• Journal Article

Clinical and biological moderators of response to naltrexone in alcohol dependence: A systematic review of the evidence


Garbutt, J. C., Greenblatt, A., West, S., Morgan, L., Kampov-Polevoy, A., Jordan, H., & Bobashev, G. (2014). Clinical and biological moderators of response to naltrexone in alcohol dependence: A systematic review of the evidence. Addiction, 109(8), 1274-1284. DOI: 10.1111/add.12557


The goal of this systematic review was to identify moderators of naltrexone efficacy in the treatment of alcohol dependence.

We searched Pubmed, CINHAL, Embase, Psycinfo and the Cochrane Library from 1990 to April 2012 and reference lists of pertinent review articles, which yielded 622 trial, pooled analysis, and review articles. Using pre-established eligibility criteria, two reviewers independently determined whether abstracts contained evidence of demographic or biological characteristics, i.e. moderators, influencing naltrexone response in alcohol dependence. We assessed each publication for risk of bias and evaluated the strength of the body of evidence for each moderator.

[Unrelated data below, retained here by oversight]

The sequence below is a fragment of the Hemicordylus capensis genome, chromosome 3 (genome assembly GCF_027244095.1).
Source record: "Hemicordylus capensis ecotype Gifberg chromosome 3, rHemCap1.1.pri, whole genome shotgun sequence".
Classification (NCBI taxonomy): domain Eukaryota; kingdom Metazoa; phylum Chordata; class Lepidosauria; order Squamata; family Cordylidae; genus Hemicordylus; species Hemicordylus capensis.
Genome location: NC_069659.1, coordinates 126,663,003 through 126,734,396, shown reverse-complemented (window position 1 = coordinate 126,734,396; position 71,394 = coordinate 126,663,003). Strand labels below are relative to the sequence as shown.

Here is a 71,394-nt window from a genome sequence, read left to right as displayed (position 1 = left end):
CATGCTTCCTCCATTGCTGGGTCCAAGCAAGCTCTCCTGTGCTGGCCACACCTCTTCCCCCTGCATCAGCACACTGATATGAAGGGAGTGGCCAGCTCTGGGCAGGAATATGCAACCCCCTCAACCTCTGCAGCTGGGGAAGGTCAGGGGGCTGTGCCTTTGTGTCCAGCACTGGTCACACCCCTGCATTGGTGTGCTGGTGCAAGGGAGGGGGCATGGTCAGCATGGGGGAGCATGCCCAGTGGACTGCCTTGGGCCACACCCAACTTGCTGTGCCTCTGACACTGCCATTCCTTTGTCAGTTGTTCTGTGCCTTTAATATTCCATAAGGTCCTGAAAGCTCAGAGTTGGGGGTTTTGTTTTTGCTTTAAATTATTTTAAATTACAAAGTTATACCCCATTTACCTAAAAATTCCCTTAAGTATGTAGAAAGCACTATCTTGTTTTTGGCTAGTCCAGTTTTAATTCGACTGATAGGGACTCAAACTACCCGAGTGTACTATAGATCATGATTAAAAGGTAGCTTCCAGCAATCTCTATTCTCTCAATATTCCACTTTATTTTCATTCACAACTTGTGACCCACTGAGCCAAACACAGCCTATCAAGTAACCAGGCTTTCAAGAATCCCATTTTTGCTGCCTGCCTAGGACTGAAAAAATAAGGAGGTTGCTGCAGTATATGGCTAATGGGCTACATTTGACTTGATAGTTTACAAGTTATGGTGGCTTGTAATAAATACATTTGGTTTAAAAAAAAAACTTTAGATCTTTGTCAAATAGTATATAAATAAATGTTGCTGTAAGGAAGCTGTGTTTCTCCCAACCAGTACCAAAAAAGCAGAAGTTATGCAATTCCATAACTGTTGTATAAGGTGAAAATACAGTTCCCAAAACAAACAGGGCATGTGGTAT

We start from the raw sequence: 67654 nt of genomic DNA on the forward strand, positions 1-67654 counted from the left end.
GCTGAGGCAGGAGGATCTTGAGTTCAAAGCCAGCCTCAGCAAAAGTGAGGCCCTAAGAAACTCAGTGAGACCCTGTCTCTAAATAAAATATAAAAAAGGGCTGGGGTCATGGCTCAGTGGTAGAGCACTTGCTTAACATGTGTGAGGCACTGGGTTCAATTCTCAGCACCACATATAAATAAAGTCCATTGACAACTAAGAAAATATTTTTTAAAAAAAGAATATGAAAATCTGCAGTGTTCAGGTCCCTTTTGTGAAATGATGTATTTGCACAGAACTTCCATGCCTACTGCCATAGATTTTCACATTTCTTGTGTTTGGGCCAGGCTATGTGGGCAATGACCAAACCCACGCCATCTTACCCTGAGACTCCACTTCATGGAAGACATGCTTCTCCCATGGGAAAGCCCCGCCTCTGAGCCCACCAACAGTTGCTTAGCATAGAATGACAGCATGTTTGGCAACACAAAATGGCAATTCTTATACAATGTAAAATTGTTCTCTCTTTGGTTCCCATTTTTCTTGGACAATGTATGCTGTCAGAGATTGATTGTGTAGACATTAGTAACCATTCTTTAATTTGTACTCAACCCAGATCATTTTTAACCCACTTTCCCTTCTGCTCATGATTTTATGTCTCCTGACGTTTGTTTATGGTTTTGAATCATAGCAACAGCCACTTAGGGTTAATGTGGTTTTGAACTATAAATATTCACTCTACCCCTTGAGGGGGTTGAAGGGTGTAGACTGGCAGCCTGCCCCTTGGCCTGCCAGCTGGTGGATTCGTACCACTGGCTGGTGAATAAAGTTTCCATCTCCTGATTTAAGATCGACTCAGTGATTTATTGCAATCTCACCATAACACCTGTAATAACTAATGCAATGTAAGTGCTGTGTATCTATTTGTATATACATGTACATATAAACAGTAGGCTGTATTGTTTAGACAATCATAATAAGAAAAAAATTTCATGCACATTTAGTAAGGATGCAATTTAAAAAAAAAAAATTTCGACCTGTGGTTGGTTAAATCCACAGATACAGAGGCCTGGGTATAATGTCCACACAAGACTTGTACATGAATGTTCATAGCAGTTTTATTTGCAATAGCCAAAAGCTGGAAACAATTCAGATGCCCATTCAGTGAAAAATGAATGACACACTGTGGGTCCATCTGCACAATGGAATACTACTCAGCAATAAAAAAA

Twenty-eight publications (on 20 studies) met criteria for data synthesis. These included 26 publications from 12 randomized, placebo-controlled trials, 3 non-randomized, non-placebo studies, and 1 randomized, non-placebo study. In addition, there were 2 publications from pooled analyses of 4 randomized, placebo-controlled trials. Family history of alcohol problems and the Asn40Asp polymorphism of the ?-opioid receptor gene showed a positive association with efficacy in four out of five and three out of five studies respectively. Other moderators reported to be associated with efficacy included male sex (2/5 studies), pretreatment drinking (2/2 studies), and high craving (2/5 studies). However, the overall risk of bias in the published literature is high.

The identification of naltrexone-responsive alcohol dependent patients is still in development. Studies to date point to two potential moderators—family history and presence of the OPRM1 Asn40Asp polymorphism—as having the strongest evidence. However, the data to date are still insufficient to recommend that any moderator be used in determining clinical treatment.